UK consumers are achieving 22 per cent faster broadband speeds at home than they were 12 months ago, latest Ofcom research reveals.
In November 2011, the average actual residential broadband speed was 7.6Mbps, compared with 6.2Mbps in November-December 2010 and 6.8Mbps in May 2011.
This increase was mainly as a result of consumers moving on to higher speed packages, the watchdog said.
In November, for the first time more than half of residential broadband connections had a headline or advertised speed of above 10Mbps, up from 48 per cent in May.
But more than four in 10 broadband consumers remain on packages with speeds of 10Mbit/s or lower, even though many would be able to get a higher speed at little or no extra cost if they switched package or provider, Ofcom said.
However, previous reports by the regulator have highlighted discrepancies between advertised and real speeds.
The Committee of Advertising Practice and the Broadcast Committee of Advertising Practice have drawn up a new code, set to take effect from April, demanding that at least 10 per cent of customers can receive the advertised broadband speed.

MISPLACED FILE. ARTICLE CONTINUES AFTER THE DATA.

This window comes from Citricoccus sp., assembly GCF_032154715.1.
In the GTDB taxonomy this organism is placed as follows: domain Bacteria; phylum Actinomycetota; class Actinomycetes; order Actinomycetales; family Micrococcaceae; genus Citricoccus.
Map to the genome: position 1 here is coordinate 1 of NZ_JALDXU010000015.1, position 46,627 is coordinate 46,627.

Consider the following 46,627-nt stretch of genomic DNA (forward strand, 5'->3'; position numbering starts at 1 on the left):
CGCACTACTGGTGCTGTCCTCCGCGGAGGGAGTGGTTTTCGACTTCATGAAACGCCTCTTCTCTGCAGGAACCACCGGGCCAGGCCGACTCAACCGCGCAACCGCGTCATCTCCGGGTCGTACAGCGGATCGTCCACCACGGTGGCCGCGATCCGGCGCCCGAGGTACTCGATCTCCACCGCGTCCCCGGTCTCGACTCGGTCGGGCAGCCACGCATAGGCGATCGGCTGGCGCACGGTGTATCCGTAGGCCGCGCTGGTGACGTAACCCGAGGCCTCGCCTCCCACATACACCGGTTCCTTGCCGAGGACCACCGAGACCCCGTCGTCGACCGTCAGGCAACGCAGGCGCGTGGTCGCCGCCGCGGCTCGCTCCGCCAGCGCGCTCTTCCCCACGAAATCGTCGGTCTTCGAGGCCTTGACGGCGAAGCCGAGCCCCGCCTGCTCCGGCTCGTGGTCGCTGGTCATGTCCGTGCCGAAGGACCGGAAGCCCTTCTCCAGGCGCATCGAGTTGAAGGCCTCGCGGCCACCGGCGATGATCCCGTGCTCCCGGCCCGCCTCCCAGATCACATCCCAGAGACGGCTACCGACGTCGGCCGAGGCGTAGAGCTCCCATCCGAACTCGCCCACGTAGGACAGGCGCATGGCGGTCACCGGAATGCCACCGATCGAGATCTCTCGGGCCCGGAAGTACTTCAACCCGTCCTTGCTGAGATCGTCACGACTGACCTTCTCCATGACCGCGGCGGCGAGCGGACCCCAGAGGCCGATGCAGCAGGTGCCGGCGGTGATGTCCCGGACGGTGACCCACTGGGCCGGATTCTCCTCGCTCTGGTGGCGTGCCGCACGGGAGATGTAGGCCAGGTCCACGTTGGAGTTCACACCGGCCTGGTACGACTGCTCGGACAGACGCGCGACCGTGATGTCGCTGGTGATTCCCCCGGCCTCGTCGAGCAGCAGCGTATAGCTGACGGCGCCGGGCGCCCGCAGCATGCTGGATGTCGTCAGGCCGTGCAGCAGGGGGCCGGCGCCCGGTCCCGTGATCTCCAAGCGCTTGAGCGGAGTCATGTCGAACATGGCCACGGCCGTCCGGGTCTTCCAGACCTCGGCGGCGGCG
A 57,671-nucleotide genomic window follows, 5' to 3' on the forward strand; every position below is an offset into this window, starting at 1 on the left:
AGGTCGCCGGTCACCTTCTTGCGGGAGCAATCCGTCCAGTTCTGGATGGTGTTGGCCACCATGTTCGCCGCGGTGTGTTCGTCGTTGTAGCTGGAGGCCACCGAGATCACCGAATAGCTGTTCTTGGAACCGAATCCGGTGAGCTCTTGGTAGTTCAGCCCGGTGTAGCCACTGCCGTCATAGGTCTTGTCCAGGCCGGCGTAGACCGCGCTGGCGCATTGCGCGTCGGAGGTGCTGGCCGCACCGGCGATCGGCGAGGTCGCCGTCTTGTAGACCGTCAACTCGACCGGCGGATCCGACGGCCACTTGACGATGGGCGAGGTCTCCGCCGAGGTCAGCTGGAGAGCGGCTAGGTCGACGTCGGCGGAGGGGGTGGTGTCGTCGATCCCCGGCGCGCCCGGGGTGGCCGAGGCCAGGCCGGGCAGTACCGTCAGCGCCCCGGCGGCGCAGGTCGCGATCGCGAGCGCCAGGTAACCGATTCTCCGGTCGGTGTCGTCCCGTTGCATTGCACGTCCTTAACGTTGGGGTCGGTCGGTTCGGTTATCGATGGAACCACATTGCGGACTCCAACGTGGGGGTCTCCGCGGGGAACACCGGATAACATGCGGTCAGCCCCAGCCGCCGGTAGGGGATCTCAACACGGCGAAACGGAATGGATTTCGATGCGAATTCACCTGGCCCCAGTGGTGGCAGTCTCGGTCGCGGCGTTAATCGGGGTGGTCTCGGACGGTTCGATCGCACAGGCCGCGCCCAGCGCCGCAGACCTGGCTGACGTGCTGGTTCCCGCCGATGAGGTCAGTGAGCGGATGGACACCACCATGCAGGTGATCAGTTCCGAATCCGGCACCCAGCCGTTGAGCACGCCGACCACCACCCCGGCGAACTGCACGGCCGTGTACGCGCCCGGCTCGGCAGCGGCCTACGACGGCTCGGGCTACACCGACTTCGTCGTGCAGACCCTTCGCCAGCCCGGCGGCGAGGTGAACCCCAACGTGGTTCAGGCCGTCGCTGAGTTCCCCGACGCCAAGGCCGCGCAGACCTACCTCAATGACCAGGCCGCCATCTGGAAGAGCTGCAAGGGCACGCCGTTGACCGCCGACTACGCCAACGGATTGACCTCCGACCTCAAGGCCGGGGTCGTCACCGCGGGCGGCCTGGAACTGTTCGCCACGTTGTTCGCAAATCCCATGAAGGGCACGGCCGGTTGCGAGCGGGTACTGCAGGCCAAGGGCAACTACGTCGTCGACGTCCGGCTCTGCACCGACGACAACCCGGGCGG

Director of policy and external affairs at Consumer Focus, Adam Scorer, said that faster broadband must be followed up with honest advertising.
“There is still often a very clear gap between the maximum speeds advertised by suppliers and what people actually receive,” he said.
“People don't expect to pay for what is advertised as a fast lane service and get a slow lane delivery.”
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